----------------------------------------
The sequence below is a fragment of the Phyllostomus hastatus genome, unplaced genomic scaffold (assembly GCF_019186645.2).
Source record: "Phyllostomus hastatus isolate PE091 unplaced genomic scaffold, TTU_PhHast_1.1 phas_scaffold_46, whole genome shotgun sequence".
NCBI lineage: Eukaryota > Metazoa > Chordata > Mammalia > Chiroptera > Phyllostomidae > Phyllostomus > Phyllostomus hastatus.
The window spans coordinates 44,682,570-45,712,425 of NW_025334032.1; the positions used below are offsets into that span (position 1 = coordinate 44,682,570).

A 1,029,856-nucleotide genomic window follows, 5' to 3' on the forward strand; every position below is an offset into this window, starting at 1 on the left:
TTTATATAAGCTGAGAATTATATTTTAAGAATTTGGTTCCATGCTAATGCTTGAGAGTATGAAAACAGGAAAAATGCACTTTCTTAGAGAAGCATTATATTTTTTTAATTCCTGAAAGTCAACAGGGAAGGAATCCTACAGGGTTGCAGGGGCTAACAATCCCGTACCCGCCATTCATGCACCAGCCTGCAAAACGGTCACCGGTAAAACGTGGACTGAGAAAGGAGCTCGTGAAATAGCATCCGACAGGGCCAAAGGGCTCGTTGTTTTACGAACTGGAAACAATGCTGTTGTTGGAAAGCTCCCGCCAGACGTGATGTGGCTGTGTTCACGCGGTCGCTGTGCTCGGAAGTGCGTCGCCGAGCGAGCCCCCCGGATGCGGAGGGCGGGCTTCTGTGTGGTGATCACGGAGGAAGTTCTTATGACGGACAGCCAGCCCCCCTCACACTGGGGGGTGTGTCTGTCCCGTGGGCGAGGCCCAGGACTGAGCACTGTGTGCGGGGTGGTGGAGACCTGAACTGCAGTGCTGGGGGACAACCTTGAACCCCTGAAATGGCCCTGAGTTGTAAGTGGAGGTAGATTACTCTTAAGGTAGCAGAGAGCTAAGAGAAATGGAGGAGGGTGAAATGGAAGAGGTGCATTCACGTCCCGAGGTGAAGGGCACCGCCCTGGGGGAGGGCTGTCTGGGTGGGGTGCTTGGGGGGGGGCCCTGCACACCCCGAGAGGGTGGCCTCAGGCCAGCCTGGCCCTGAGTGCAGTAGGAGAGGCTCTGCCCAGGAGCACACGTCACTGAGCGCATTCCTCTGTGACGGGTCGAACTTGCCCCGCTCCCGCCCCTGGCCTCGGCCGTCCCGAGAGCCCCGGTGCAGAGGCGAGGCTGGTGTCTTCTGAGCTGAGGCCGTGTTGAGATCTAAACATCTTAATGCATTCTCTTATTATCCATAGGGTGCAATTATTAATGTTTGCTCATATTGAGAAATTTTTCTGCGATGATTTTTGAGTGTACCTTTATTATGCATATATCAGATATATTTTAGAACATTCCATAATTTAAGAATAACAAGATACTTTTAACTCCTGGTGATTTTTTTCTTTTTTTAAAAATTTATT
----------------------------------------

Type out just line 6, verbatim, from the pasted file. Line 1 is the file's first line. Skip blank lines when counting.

TTTATATAAGCTGAGAATTATATTTTAAGAATTTGGTTCCATGCTAATGCTTGAGAGTATGAAAACAGGAAAAATGCACTTTCTTAGAGAAGCATTATATTTTTTTAATTCCTGAAAGTCAACAGGGAAGGAATCCTACAGGGTTGCAGGGGCTAACAATCCCGTACCCGCCATTCATGCACCAGCCTGCAAAACGGTCACCGGTAAAACGTGGACTGAGAAAGGAGCTCGTGAAATAGCATCCGACAGGGCCAAAGGGCTCGTTGTTTTACGAACTGGAAACAATGCTGTTGTTGGAAAGCTCCCGCCAGACGTGATGTGGCTGTGTTCACGCGGTCGCTGTGCTCGGAAGTGCGTCGCCGAGCGAGCCCCCCGGATGCGGAGGGCGGGCTTCTGTGTGGTGATCACGGAGGAAGTTCTTATGACGGACAGCCAGCCCCCCTCACACTGGGGGGTGTGTCTGTCCCGTGGGCGAGGCCCAGGACTGAGCACTGTGTGCGGGGTGGTGGAGACCTGAACTGCAGTGCTGGGGGACAACCTTGAACCCCTGAAATGGCCCTGAGTTGTAAGTGGAGGTAGATTACTCTTAAGGTAGCAGAGAGCTAAGAGAAATGGAGGAGGGTGAAATGGAAGAGGTGCATTCACGTCCCGAGGTGAAGGGCACCGCCCTGGGGGAGGGCTGTCTGGGTGGGGTGCTTGGGGGGGGGCCCTGCACACCCCGAGAGGGTGGCCTCAGGCCAGCCTGGCCCTGAGTGCAGTAGGAGAGGCTCTGCCCAGGAGCACACGTCACTGAGCGCATTCCTCTGTGACGGGTCGAACTTGCCCCGCTCCCGCCCCTGGCCTCGGCCGTCCCGAGAGCCCCGGTGCAGAGGCGAGGCTGGTGTCTTCTGAGCTGAGGCCGTGTTGAGATCTAAACATCTTAATGCATTCTCTTATTATCCATAGGGTGCAATTATTAATGTTTGCTCATATTGAGAAATTTTTCTGCGATGATTTTTGAGTGTACCTTTATTATGCATATATCAGATATATTTTAGAACATTCCATAATTTAAGAATAACAAGATACTTTTAACTCCTGGTGATTTTTTTCTTTTTTTAAAAATTTATT